A recent review of the National Survey on Drug Use and Health (NSDUH) found adolescents reported use of kratom in very low numbers. Less than one half of one percent, only 0.44%, of respondents age 12-17 reported ever having used kratom in their lives. Only 0.27% said they consumed kratom in the past month (Sharma et al., 2021).
Drug use among teens fell in almost every category since the 2002 national survey. Tobacco use among teens fell from 13% in 2002 to 2.3% in 2019. Underage drinking among Americans aged 12-20 fell from 28.8% to 18.5%. Past year marijuana use fell from 15.8% to 13.2%. Past year cocaine use fell from 2.1% to 0.4% of teens. Only 0.2% of 12-17 year olds reported methamphetamine use, and heroin use numbers among teens were so statistically low that they weren’t included in the report (SAMHSA, 2020).
Kratom advocates support reasonable restrictions on the sale of kratom to those over the age of at least 18, if not 21.
Scientists are beginning to track kratom use patterns across demographics. According to a survey by Johns Hopkins Medicine, the average age of the kratom consumer is 40 years old (Garcia-Romeu, 2020). The main reasons for consuming kratom given by respondents were pain relief, anxiety, depression, and opioid dependence. A team from the National Institutes on Drug Abuse, led by Dr. Kirsten Smith, that recently published a study on kratom use in adults in association with mental health and past or concurrent use of other drugs, also referencing the 2019 NSDUH survey (Smith, 2021).
Consumption of kratom for fun and pleasure, or “recreational use”, among anyone, let alone teens, seems to be rare. A recreational drug called “4×100” has been reported among youth in Thailand. The 4×100 mixture contains four ingredients: kratom, Coca-Cola, ice, and a cough syrup that apparently contains some form of psychoactive substance on its own, either codeine or dextromethorphan (Fernquest, 2015). Reports emerged in 2018 of teens in Edwardsville, IL being sickened by contaminated kratom they may have purchased at smoke shop that’s earned a bad reputation among adult kratom consumers. Since there is no national or state law restricting the sale of kratom to minors, police had no legal recourse to arrest the shop owners, and the town responded by creating an illicit market by banning kratom altogether, instead of restricting the sale of kratom to adults only.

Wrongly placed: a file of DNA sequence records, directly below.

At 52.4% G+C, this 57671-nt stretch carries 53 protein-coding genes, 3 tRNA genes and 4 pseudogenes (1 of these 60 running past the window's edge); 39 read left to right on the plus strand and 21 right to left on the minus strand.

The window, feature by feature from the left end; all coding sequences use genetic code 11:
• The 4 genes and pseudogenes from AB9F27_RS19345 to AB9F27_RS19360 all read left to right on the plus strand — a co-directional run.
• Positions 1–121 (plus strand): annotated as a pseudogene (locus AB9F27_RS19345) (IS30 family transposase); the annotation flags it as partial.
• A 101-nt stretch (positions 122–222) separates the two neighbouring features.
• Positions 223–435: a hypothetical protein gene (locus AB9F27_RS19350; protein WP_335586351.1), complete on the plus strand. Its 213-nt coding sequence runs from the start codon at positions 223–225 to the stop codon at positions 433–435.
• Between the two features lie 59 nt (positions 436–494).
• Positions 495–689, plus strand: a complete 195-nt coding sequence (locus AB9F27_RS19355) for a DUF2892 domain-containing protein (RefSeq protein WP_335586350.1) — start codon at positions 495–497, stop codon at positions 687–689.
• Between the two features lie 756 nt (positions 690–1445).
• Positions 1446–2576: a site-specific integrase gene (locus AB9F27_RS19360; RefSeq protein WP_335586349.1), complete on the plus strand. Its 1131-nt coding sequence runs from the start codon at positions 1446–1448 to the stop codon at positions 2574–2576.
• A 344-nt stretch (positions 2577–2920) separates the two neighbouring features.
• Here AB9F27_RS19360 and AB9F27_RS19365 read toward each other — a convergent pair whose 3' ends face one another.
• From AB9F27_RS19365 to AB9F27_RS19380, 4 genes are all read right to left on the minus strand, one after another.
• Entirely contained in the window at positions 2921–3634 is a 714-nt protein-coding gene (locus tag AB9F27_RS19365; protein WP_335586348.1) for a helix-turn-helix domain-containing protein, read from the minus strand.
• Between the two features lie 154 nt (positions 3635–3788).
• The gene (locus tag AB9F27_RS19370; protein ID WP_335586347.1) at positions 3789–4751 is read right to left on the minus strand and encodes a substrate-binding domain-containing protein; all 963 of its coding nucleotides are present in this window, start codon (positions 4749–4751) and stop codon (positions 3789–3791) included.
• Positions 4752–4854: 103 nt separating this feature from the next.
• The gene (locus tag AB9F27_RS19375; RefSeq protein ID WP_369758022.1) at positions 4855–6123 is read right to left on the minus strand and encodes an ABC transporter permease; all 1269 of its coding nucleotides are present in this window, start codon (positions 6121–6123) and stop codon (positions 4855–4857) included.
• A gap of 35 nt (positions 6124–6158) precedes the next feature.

- Fernquest, J. (2015, September). Kratom leaves: Are they really a dangerous drug? (with video). Bangkok Post. https://www.bangkokpost.com/learning/advanced/682364/kratom-leaves-are-they-really-a-dangerous-drug-with-video
- Garcia-Romeu, A., Cox, D. J., Smith, K. E., Dunn, K. E., & Griffiths, R. R. (2020). Kratom (Mitragyna speciosa): User demographics, use patterns, and implications for the opioid epidemic. Drug and alcohol dependence, 208, 107849. https://doi.org/10.1016/j.drugalcdep.2020.107849
- Sharma, V., Cottler, L. B., Bares, C. B., & Lopez-Quintero, C. (2021). Kratom Use Among U.S. Adolescents: Analyses of the 2019 National Survey on Drug Use and Health. The Journal of adolescent health : official publication of the Society for Adolescent Medicine, S1054-139X(21)00502-4. Advance online publication. https://doi.org/10.1016/j.jadohealth.2021.10.009
- Smith, K. E., Rogers, J. M., & Strickland, J. C. (2021). Associations of Lifetime Nonmedical Opioid, Methamphetamine, and Kratom Use within a Nationally Representative US Sample. Journal of psychoactive drugs, 1–11. Advance online publication. https://doi.org/10.1080/02791072.2021.2006374
- Substance Abuse and Mental Health Services Administration. (2020). Key substance use and mental health indicators in the United States: Results from the 2019 National Survey on Drug Use and Health (HHS Publication No. PEP20-07-01-001, NSDUH Series H-55). Rockville, MD: Center for Behavioral Health Statistics and Quality, Substance Abuse and Mental Health Services Administration. https://www.samhsa.gov/data/report/2019-nsduh-annual-national-report